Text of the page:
National Parks App Pulled Without Explanation

(Photo: Shutterstock)

(Photo: Shutterstock)

The National Parks Chesapeake Explorer mobile app was the fourth app to be approved by the National Park Service in 2012, before it was taken off the market recently without notifying its creators why it was disapproved.

“Initially they gave us the approval for this and they took it away,” said Matt Jagunic, geographic information systems specialist at NPS.

The National Park Service Media Center at Harpers Ferry, W.Va., requires specific requirements for National Park Service apps including accessibility and branding.

“There are things with government IT that are critical process,” said Mike Land, digital media specialist for the National Park Service Chesapeake Bay, who is temporarily working for the United States Digital Service. “I think they probably tightened things up.”

The Harpers Ferry Center did not respond immediately for comment.

The app was created to help people understand the areas within the Chesapeake Bay watershed, which extends from New York to Virginia and as far west as West Virginia. The app highlights activities in the area such as hiking and paddling.

However, neither Jagunic nor Land know when the app will return to the market.

“It is not to my knowledge back yet,” Land said. “It got pulled before I went off my detail.”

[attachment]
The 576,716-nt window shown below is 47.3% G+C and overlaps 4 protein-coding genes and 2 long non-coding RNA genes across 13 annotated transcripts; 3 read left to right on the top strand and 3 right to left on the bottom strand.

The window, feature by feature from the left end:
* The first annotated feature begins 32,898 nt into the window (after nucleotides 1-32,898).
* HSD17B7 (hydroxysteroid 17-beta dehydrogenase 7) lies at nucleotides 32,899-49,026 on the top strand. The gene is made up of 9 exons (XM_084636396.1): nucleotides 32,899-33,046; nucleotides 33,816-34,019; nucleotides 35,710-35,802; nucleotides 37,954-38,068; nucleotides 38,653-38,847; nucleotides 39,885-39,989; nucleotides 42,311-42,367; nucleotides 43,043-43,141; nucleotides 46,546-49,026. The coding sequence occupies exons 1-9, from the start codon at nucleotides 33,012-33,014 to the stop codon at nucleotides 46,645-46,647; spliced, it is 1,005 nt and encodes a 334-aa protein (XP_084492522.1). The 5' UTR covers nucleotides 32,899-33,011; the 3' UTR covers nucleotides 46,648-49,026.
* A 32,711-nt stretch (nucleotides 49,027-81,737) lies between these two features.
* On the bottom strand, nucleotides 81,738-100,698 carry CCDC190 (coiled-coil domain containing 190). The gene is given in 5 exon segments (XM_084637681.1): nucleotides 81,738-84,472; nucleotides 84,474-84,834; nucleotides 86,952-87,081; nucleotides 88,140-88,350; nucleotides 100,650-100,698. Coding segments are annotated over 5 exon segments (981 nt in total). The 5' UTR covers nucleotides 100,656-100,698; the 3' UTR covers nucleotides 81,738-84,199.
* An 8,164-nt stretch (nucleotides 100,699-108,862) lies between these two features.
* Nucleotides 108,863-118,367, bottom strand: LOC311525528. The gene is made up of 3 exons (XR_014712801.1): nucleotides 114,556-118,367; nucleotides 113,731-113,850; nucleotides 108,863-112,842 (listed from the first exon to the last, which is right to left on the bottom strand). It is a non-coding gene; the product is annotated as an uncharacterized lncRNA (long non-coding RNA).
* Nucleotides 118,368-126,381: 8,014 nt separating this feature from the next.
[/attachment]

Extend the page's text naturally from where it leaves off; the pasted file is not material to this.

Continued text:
Land said he speculates that the app was pulled because it didn’t have a privacy policy. Because of the app’s use of location data to provide information about locations in and around the park that the user is visiting, privacy advocates could become concerned with government surveillance implications. However, Land, the app’s main creator, said that it doesn’t have malicious intentions for data collection.

“We don’t collect a single piece of data,” Land said. “We’re in no way getting that data or analyzing it.”

Another National Parks app, the National Mall and Memorial Parks app that guides visitors around the monuments in Washington, D.C., requests location data for mapping even when the app isn’t in use and requests access to the camera app. Although these opt-in features incite consequential privacy concerns, a privacy policy isn’t readily evident on the app itself or in the description in the Apple App Store.

Land said that individual park locations probably have their own individual concerns about the use of smartphones in their parks when the visitors should be immersed in nature. However, Land said that it’s important to provide visitors with information about what’s around them, including nearby museums, historical sites, and trails. The National Parks apps could help visitors connect with that relevant information.

“If you’re at a location, you want to understand what’s nearby the location,” Land said.

Morgan Lynch
About Morgan Lynch
Morgan Lynch is a Staff Reporter for MeriTalk covering Federal IT and K-12 Education.
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